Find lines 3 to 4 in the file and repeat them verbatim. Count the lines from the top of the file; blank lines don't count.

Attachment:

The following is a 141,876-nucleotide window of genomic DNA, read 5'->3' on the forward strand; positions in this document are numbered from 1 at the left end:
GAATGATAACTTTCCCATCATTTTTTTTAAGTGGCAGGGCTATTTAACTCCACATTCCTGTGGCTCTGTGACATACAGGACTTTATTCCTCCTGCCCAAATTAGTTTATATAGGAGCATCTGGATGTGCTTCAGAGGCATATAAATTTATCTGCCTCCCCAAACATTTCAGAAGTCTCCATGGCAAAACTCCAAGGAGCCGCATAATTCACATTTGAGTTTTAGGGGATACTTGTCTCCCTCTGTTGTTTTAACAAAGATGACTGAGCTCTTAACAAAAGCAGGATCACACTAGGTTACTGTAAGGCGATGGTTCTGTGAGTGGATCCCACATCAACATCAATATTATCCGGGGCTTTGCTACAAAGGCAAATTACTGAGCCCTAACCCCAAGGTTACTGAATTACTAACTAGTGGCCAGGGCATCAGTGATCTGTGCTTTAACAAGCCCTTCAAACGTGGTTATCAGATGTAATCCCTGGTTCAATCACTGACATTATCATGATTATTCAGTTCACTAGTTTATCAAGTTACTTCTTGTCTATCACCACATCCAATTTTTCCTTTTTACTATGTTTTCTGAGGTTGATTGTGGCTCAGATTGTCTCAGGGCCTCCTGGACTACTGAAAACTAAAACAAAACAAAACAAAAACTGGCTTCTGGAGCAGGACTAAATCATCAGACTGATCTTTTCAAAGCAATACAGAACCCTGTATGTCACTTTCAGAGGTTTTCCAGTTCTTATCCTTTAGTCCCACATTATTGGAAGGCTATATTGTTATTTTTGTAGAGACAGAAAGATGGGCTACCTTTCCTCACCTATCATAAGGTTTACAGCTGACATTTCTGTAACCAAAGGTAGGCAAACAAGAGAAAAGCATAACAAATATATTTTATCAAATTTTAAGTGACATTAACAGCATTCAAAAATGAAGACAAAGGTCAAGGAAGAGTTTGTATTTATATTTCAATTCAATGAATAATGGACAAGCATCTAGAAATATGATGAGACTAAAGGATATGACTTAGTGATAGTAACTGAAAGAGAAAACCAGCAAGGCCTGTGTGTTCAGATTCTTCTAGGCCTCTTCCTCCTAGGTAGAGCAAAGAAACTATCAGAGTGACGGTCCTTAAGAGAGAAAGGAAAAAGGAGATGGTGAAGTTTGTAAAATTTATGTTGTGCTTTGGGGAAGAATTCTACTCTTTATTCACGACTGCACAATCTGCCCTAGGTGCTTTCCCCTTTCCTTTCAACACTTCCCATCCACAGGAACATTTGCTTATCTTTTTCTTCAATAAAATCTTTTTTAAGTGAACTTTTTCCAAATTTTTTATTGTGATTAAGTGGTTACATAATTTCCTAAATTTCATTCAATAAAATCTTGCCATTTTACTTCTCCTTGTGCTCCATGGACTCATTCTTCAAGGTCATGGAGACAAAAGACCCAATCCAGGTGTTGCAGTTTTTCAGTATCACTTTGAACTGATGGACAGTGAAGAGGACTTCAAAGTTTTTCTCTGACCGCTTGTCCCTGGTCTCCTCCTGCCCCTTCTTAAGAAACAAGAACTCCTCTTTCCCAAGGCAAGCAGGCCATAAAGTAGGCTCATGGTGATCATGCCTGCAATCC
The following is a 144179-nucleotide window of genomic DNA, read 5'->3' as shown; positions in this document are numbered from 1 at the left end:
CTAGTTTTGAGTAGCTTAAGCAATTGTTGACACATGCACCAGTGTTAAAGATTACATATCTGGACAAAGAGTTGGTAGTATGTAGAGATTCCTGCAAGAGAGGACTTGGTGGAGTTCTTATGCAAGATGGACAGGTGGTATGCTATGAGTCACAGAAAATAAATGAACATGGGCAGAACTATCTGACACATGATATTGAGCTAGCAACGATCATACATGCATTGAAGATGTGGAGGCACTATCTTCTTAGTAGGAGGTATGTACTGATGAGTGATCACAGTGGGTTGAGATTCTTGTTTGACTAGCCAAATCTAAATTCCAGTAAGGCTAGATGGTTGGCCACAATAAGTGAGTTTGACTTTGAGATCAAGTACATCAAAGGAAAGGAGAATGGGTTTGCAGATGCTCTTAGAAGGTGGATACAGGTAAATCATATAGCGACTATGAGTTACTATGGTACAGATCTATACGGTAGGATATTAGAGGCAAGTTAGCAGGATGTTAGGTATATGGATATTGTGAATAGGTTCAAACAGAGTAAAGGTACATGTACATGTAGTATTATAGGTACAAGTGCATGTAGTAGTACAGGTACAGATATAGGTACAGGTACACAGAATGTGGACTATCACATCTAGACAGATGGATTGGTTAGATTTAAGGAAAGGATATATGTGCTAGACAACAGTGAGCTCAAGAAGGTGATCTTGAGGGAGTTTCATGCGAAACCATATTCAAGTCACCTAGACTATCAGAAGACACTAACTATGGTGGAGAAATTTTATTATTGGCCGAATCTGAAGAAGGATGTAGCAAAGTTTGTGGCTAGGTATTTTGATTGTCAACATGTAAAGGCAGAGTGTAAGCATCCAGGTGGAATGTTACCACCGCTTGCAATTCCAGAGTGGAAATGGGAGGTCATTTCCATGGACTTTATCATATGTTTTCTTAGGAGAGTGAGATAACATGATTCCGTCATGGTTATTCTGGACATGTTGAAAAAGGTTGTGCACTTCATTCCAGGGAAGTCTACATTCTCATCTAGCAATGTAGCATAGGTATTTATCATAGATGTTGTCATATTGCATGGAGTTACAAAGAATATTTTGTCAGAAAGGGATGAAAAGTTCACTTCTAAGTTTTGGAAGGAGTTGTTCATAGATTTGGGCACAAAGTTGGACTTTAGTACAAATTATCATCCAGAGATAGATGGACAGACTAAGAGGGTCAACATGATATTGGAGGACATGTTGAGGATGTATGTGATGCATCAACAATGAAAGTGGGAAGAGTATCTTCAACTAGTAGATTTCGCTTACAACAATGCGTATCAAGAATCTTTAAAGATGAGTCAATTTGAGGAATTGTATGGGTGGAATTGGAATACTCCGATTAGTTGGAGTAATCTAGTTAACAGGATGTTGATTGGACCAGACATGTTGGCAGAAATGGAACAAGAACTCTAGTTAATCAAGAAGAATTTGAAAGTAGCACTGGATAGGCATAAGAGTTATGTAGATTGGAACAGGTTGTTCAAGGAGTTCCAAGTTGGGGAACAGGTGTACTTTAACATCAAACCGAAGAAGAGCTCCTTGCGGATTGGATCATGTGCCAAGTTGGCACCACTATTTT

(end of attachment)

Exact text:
The following is a 144179-nucleotide window of genomic DNA, read 5'->3' as shown; positions in this document are numbered from 1 at the left end:
CTAGTTTTGAGTAGCTTAAGCAATTGTTGACACATGCACCAGTGTTAAAGATTACATATCTGGACAAAGAGTTGGTAGTATGTAGAGATTCCTGCAAGAGAGGACTTGGTGGAGTTCTTATGCAAGATGGACAGGTGGTATGCTATGAGTCACAGAAAATAAATGAACATGGGCAGAACTATCTGACACATGATATTGAGCTAGCAACGATCATACATGCATTGAAGATGTGGAGGCACTATCTTCTTAGTAGGAGGTATGTACTGATGAGTGATCACAGTGGGTTGAGATTCTTGTTTGACTAGCCAAATCTAAATTCCAGTAAGGCTAGATGGTTGGCCACAATAAGTGAGTTTGACTTTGAGATCAAGTACATCAAAGGAAAGGAGAATGGGTTTGCAGATGCTCTTAGAAGGTGGATACAGGTAAATCATATAGCGACTATGAGTTACTATGGTACAGATCTATACGGTAGGATATTAGAGGCAAGTTAGCAGGATGTTAGGTATATGGATATTGTGAATAGGTTCAAACAGAGTAAAGGTACATGTACATGTAGTATTATAGGTACAAGTGCATGTAGTAGTACAGGTACAGATATAGGTACAGGTACACAGAATGTGGACTATCACATCTAGACAGATGGATTGGTTAGATTTAAGGAAAGGATATATGTGCTAGACAACAGTGAGCTCAAGAAGGTGATCTTGAGGGAGTTTCATGCGAAACCATATTCAAGTCACCTAGACTATCAGAAGACACTAACTATGGTGGAGAAATTTTATTATTGGCCGAATCTGAAGAAGGATGTAGCAAAGTTTGTGGCTAGGTATTTTGATTGTCAACATGTAAAGGCAGAGTGTAAGCATCCAGGTGGAATGTTACCACCGCTTGCAATTCCAGAGTGGAAATGGGAGGTCATTTCCATGGACTTTATCATATGTTTTCTTAGGAGAGTGAGATAACATGATTCCGTCATGGTTATTCTGGACATGTTGAAAAAGGTTGTGCACTTCATTCCAGGGAAGTCTACATTCTCATCTAGCAATGTAGCATAGGTATTTATCATAGATGTTGTCATATTGCATGGAGTTACAAAGAATATTTTGTCAGAAAGGGATGAAAAGTTCACTTCTAAGTTTTGGAAGGAGTTGTTCATAGATTTGGGCACAAAGTTGGACTTTAGTACAAATTATCATCCAGAGATAGATGGACAGACTAAGAGGGTCAACATGATATTGGAGGACATGTTGAGGATGTATGTGATGCATCAACAATGAAAGTGGGAAGAGTATCTTCAACTAGTAGATTTCGCTTACAACAATGCGTATCAAGAATCTTTAAAGATGAGTCAATTTGAGGAATTGTATGGGTGGAATTGGAATACTCCGATTAGTTGGAGTAATCTAGTTAACAGGATGTTGATTGGACCAGACATGTTGGCAGAAATGGAACAAGAACTCTAGTTAATCAAGAAGAATTTGAAAGTAGCACTGGATAGGCATAAGAGTTATGTAGATTGGAACAGGTTGTTCAAGGAGTTCCAAGTTGGGGAACAGGTGTACTTTAACATCAAACCGAAGAAGAGCTCCTTGCGGATTGGATCATGTGCCAAGTTGGCACCACTATTTT